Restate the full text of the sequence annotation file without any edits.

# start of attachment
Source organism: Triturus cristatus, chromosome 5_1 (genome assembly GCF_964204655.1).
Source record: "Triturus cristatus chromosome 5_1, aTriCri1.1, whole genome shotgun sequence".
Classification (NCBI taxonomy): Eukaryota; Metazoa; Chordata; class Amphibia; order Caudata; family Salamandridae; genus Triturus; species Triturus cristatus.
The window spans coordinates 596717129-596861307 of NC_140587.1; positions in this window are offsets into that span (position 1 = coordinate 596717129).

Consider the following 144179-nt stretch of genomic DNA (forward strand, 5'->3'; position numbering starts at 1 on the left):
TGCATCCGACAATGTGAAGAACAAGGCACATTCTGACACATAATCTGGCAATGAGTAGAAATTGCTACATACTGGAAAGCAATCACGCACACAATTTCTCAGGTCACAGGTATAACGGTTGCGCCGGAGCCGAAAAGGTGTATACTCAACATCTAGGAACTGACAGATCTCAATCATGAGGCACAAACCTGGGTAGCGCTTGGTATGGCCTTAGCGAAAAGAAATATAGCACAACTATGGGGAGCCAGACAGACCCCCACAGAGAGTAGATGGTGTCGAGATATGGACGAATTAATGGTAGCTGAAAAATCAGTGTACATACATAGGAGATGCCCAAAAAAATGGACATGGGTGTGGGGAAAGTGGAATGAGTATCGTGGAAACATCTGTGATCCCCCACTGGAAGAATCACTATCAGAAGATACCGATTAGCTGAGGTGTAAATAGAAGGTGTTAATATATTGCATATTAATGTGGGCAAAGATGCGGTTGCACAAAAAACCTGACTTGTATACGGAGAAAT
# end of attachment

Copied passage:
Source organism: Triturus cristatus, chromosome 5_1 (genome assembly GCF_964204655.1).
Source record: "Triturus cristatus chromosome 5_1, aTriCri1.1, whole genome shotgun sequence".
Classification (NCBI taxonomy): Eukaryota; Metazoa; Chordata; class Amphibia; order Caudata; family Salamandridae; genus Triturus; species Triturus cristatus.
The window spans coordinates 596717129-596861307 of NC_140587.1; positions in this window are offsets into that span (position 1 = coordinate 596717129).

Consider the following 144179-nt stretch of genomic DNA (forward strand, 5'->3'; position numbering starts at 1 on the left):
TGCATCCGACAATGTGAAGAACAAGGCACATTCTGACACATAATCTGGCAATGAGTAGAAATTGCTACATACTGGAAAGCAATCACGCACACAATTTCTCAGGTCACAGGTATAACGGTTGCGCCGGAGCCGAAAAGGTGTATACTCAACATCTAGGAACTGACAGATCTCAATCATGAGGCACAAACCTGGGTAGCGCTTGGTATGGCCTTAGCGAAAAGAAATATAGCACAACTATGGGGAGCCAGACAGACCCCCACAGAGAGTAGATGGTGTCGAGATATGGACGAATTAATGGTAGCTGAAAAATCAGTGTACATACATAGGAGATGCCCAAAAAAATGGACATGGGTGTGGGGAAAGTGGAATGAGTATCGTGGAAACATCTGTGATCCCCCACTGGAAGAATCACTATCAGAAGATACCGATTAGCTGAGGTGTAAATAGAAGGTGTTAATATATTGCATATTAATGTGGGCAAAGATGCGGTTGCACAAAAAACCTGACTTGTATACGGAGAAAT